Before medical innovation was considered innovation

It’s easy to get caught up with the idea that we’re currently living in perhaps the biggest wave of healthcare innovation, with Silicon Valley and scores of startups elsewhere jumping in feet first with digital health efforts and new approaches to the life sciences. But it’s important to remember that bursts of innovation have occurred […]

It’s easy to get caught up with the idea that we’re currently living in perhaps the biggest wave of healthcare innovation, with Silicon Valley and scores of startups elsewhere jumping in feet first with digital health efforts and new approaches to the life sciences.

But it’s important to remember that bursts of innovation have occurred in previous periods, and medicine is no exception.

Take, for example, The Knick, which in addition to being filled with all sorts of debauchery and early-century wickedness also highlights what were then considered cutting-edge medical practices.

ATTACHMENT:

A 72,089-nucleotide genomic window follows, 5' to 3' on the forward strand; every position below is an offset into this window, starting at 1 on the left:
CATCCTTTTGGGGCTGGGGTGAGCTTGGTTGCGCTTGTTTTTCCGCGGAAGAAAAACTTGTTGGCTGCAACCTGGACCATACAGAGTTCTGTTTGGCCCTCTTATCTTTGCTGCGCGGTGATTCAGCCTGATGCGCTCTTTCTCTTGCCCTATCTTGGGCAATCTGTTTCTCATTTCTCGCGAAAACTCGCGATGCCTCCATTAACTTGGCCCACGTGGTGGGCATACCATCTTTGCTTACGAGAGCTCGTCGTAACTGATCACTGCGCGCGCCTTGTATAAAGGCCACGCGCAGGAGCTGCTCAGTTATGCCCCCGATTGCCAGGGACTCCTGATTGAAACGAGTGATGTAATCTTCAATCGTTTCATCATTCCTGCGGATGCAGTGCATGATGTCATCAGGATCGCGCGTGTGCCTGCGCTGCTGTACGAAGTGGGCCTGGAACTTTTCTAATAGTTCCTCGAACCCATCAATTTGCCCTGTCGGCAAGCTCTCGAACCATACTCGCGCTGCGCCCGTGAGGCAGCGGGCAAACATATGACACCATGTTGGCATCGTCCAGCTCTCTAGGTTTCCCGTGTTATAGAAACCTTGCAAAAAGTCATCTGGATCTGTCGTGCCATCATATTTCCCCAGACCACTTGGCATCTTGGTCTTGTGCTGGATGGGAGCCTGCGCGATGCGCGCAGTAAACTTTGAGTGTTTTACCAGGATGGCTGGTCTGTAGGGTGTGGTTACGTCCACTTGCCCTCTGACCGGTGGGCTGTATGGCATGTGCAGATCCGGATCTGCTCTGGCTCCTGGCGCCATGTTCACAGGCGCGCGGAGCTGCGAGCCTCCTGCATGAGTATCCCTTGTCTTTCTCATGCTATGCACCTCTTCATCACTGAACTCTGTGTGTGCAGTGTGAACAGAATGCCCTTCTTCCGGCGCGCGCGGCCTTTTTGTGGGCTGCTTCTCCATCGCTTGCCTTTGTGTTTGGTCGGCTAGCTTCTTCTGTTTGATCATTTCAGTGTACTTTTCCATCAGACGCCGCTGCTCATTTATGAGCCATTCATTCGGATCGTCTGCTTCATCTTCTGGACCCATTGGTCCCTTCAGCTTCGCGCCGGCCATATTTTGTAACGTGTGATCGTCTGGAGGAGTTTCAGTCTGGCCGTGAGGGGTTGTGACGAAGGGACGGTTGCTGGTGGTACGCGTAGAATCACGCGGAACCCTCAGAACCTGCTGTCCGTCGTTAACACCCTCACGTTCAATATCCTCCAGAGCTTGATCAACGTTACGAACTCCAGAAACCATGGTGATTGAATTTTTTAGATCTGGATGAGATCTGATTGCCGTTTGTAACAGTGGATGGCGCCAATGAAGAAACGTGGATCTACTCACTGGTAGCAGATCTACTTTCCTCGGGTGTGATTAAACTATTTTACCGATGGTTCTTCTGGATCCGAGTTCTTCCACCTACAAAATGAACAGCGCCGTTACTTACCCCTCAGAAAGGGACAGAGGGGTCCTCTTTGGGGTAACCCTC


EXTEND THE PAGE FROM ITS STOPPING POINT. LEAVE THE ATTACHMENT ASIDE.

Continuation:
Wired points out a lot of them, but here’s a few of the highlights: nose reconstruction because of syphilis and some of the earliest uses of X-ray equipment, without the knowledge of how long-term exposure can cause harm.

“That was an era of great invention and an era that created the middle class. You had the development of electricity, the telephone, the automobile, the airplane, the radio,” Stanley Burns, the show’s medical advisor and founder of the Burns Archive, told Wired. The archive provides historical photographs for The Knick for purposes of historical accuracy.. “You had all these conveyances—it looked like an age of miracles. Medicine mimicked that.”

Still, the world of medicine was fraught with woes, with patients dying from what would now be considered routine procedures gone array. Nevertheless, some elements of practice remained for hundred more years.

More from Burns:

“I just came back from my medical reunion and one of the doctors said that he will never forget his most embarrassing moment,” Burns says. “He went to a lecture and the doctor was saying, ’50 percent of what I’m telling you is not going to be true.’ One of the students raised their hand and said, ‘Well then why do we have to learn it all?’ And the doctor said, ‘Because we don’t know which 50 percent.’”

Topics